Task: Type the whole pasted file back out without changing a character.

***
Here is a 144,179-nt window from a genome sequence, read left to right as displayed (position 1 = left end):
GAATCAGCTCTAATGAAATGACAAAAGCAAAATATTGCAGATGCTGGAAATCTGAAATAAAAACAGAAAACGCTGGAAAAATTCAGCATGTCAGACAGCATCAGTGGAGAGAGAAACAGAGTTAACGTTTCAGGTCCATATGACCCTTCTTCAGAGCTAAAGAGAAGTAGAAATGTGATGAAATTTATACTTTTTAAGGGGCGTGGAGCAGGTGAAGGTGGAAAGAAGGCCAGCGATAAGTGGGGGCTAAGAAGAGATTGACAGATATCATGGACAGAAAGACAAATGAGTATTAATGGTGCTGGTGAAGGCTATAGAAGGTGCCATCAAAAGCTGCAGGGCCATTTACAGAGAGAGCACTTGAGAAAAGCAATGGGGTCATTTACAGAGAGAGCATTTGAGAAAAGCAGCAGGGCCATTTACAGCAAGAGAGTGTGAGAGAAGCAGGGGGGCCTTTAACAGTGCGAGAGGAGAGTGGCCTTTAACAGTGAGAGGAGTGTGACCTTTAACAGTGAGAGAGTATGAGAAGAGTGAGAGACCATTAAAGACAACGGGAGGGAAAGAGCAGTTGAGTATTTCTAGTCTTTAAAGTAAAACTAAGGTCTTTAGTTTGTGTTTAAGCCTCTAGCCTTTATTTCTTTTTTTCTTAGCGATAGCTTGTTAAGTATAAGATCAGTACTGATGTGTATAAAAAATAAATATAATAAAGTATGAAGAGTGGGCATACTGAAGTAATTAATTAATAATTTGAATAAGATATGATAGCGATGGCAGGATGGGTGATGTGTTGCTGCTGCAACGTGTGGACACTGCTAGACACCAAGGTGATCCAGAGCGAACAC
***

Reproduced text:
Here is a 144,179-nt window from a genome sequence, read left to right as displayed (position 1 = left end):
GAATCAGCTCTAATGAAATGACAAAAGCAAAATATTGCAGATGCTGGAAATCTGAAATAAAAACAGAAAACGCTGGAAAAATTCAGCATGTCAGACAGCATCAGTGGAGAGAGAAACAGAGTTAACGTTTCAGGTCCATATGACCCTTCTTCAGAGCTAAAGAGAAGTAGAAATGTGATGAAATTTATACTTTTTAAGGGGCGTGGAGCAGGTGAAGGTGGAAAGAAGGCCAGCGATAAGTGGGGGCTAAGAAGAGATTGACAGATATCATGGACAGAAAGACAAATGAGTATTAATGGTGCTGGTGAAGGCTATAGAAGGTGCCATCAAAAGCTGCAGGGCCATTTACAGAGAGAGCACTTGAGAAAAGCAATGGGGTCATTTACAGAGAGAGCATTTGAGAAAAGCAGCAGGGCCATTTACAGCAAGAGAGTGTGAGAGAAGCAGGGGGGCCTTTAACAGTGCGAGAGGAGAGTGGCCTTTAACAGTGAGAGGAGTGTGACCTTTAACAGTGAGAGAGTATGAGAAGAGTGAGAGACCATTAAAGACAACGGGAGGGAAAGAGCAGTTGAGTATTTCTAGTCTTTAAAGTAAAACTAAGGTCTTTAGTTTGTGTTTAAGCCTCTAGCCTTTATTTCTTTTTTTCTTAGCGATAGCTTGTTAAGTATAAGATCAGTACTGATGTGTATAAAAAATAAATATAATAAAGTATGAAGAGTGGGCATACTGAAGTAATTAATTAATAATTTGAATAAGATATGATAGCGATGGCAGGATGGGTGATGTGTTGCTGCTGCAACGTGTGGACACTGCTAGACACCAAGGTGATCCAGAGCGAACAC